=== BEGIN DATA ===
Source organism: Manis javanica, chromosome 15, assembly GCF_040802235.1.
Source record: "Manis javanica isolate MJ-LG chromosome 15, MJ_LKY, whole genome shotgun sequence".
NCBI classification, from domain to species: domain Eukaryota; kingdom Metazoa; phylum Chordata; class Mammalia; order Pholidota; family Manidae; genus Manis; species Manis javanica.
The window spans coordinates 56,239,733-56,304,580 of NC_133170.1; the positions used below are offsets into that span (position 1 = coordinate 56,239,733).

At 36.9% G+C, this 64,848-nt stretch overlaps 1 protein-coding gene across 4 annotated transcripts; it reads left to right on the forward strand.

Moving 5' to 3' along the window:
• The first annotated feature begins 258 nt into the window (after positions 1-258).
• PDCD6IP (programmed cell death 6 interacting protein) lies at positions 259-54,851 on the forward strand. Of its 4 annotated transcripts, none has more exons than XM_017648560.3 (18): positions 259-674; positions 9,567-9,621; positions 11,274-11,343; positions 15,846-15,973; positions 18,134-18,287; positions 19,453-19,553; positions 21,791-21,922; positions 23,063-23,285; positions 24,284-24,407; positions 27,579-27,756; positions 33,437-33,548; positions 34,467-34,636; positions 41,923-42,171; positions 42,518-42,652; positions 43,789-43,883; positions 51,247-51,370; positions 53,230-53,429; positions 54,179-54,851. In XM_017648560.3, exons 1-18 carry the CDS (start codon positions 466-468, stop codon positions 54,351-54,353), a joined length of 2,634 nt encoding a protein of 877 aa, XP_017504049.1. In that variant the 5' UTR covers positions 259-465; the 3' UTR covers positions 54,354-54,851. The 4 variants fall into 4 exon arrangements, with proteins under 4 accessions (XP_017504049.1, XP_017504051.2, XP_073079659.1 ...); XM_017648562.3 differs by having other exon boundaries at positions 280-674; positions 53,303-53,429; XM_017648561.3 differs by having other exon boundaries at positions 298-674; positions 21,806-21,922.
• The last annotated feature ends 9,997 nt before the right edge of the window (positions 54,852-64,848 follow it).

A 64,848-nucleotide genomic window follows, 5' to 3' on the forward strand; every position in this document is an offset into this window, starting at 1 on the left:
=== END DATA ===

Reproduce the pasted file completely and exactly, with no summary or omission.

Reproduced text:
Source organism: Manis javanica, chromosome 15, assembly GCF_040802235.1.
Source record: "Manis javanica isolate MJ-LG chromosome 15, MJ_LKY, whole genome shotgun sequence".
NCBI classification, from domain to species: domain Eukaryota; kingdom Metazoa; phylum Chordata; class Mammalia; order Pholidota; family Manidae; genus Manis; species Manis javanica.
The window spans coordinates 56,239,733-56,304,580 of NC_133170.1; the positions used below are offsets into that span (position 1 = coordinate 56,239,733).

At 36.9% G+C, this 64,848-nt stretch overlaps 1 protein-coding gene across 4 annotated transcripts; it reads left to right on the forward strand.

Moving 5' to 3' along the window:
• The first annotated feature begins 258 nt into the window (after positions 1-258).
• PDCD6IP (programmed cell death 6 interacting protein) lies at positions 259-54,851 on the forward strand. Of its 4 annotated transcripts, none has more exons than XM_017648560.3 (18): positions 259-674; positions 9,567-9,621; positions 11,274-11,343; positions 15,846-15,973; positions 18,134-18,287; positions 19,453-19,553; positions 21,791-21,922; positions 23,063-23,285; positions 24,284-24,407; positions 27,579-27,756; positions 33,437-33,548; positions 34,467-34,636; positions 41,923-42,171; positions 42,518-42,652; positions 43,789-43,883; positions 51,247-51,370; positions 53,230-53,429; positions 54,179-54,851. In XM_017648560.3, exons 1-18 carry the CDS (start codon positions 466-468, stop codon positions 54,351-54,353), a joined length of 2,634 nt encoding a protein of 877 aa, XP_017504049.1. In that variant the 5' UTR covers positions 259-465; the 3' UTR covers positions 54,354-54,851. The 4 variants fall into 4 exon arrangements, with proteins under 4 accessions (XP_017504049.1, XP_017504051.2, XP_073079659.1 ...); XM_017648562.3 differs by having other exon boundaries at positions 280-674; positions 53,303-53,429; XM_017648561.3 differs by having other exon boundaries at positions 298-674; positions 21,806-21,922.
• The last annotated feature ends 9,997 nt before the right edge of the window (positions 54,852-64,848 follow it).

A 64,848-nucleotide genomic window follows, 5' to 3' on the forward strand; every position in this document is an offset into this window, starting at 1 on the left: